CIOs in the West South Central area of the country plan the most IT hiring in the first quarter with a net 23 percent of executives anticipating adding IT staff.
Executives in the retail industry expect the most IT hiring in the first quarter. A net 17 percent of CIOs in this sector plan to expand their IT departments. This was followed by the business services industry with a net 16 percent of technology leaders anticipating hiring increases. Manufacturing was next, with a net 11 percent of executives in these industries planning to add staff.
New Study: Businesses Fail to Deliver on CEM Programs
A new study from Avaya, a provider of business collaboration and communications solutions and services, investigates the emphasis companies are putting on customer experience management (CEM) and finds that increasingly high expectations are creating a business environment where the majority of organizations are struggling to keep up. While CEM programs are being undertaken on a global scale by businesses of all sizes, the Avaya survey found that China leads the pack with 84 percent of businesses having a CEM solution followed by U.S. (73), India (72), Brazil (63).
CEM activities are strongly tied to business success and growth trajectories. The study found a solid correlation between a strong CEM program and increased profits. Eighty-one percent of those who have seen a significant increase in profits have a CEM program in place, compared to those who have seen profits remain static (46%) or suffered a decrease in profits (35%). Companies see the biggest improvements in customer satisfaction, loyalty, retention and repeat purchasing, which the survey finds is largely attributed to the fact that 88 percent of customers would rather spend their money with companies that make it easy for them to buy.
Despite the fact that 95 percent of business managers say CEM will be important to their organization in 2014, only 59 percent of those surveyed have a comprehensive plan in place. Even with a plan in place, there is no guarantee a CEM approach will garner results, considering 83 percent of companies can only deliver some elements of a personalized customer experience automatically and in real time. In addition, a staggering, 81 percent of organizations have seen their CEM initiatives fail in the last three years. Moreover, 43 percent of Managing Directors, CEOs and owners think the top reason for CEM failure is project misalignment with customer preferences, indicating communication barriers within organizations themselves. Another possible explanation is that companies do not typically associate functions like finance, R&D, IT and operations as dealing with customers. This could be a blind spot in the way they approach and plan CEM initiatives given that people across all departments within the company have direct or indirect contact with customers and prospects and not just the roles typically seen as customer facing.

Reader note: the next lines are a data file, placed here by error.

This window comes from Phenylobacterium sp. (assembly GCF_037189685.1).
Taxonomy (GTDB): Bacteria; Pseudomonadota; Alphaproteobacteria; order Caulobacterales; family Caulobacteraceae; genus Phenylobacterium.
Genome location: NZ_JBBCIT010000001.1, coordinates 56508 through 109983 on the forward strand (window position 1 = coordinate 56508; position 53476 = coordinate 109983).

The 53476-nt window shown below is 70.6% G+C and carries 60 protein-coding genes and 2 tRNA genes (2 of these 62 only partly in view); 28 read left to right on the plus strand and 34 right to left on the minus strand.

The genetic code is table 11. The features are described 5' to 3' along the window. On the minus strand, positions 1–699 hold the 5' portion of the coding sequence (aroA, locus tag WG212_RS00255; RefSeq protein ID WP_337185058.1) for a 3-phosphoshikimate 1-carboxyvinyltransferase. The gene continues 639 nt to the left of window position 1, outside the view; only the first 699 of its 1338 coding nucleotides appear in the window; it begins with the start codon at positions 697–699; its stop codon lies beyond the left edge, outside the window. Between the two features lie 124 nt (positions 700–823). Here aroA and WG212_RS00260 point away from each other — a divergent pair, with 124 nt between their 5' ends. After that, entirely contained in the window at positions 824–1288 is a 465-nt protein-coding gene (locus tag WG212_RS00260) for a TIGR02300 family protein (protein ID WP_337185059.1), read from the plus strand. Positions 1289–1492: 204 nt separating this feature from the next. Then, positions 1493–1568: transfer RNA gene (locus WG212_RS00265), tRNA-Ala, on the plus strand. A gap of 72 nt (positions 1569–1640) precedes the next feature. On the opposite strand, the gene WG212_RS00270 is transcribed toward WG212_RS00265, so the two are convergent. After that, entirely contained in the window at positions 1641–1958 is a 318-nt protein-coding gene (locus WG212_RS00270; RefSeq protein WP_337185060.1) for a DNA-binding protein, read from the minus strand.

Today's multichannel/multidisciplinary way of working with customers requires strong support from enabling technology. Of companies without a CEM program, 31% blame its absence on a lack of appropriate technology in place – a figure that rises to 35% of multichannel companies. Avaya’s expertise and insights from working with thousands of companies and organizations has resulted in a portfolio of Customer Experience Management solutions and services that enables the end-to-end experience customers want.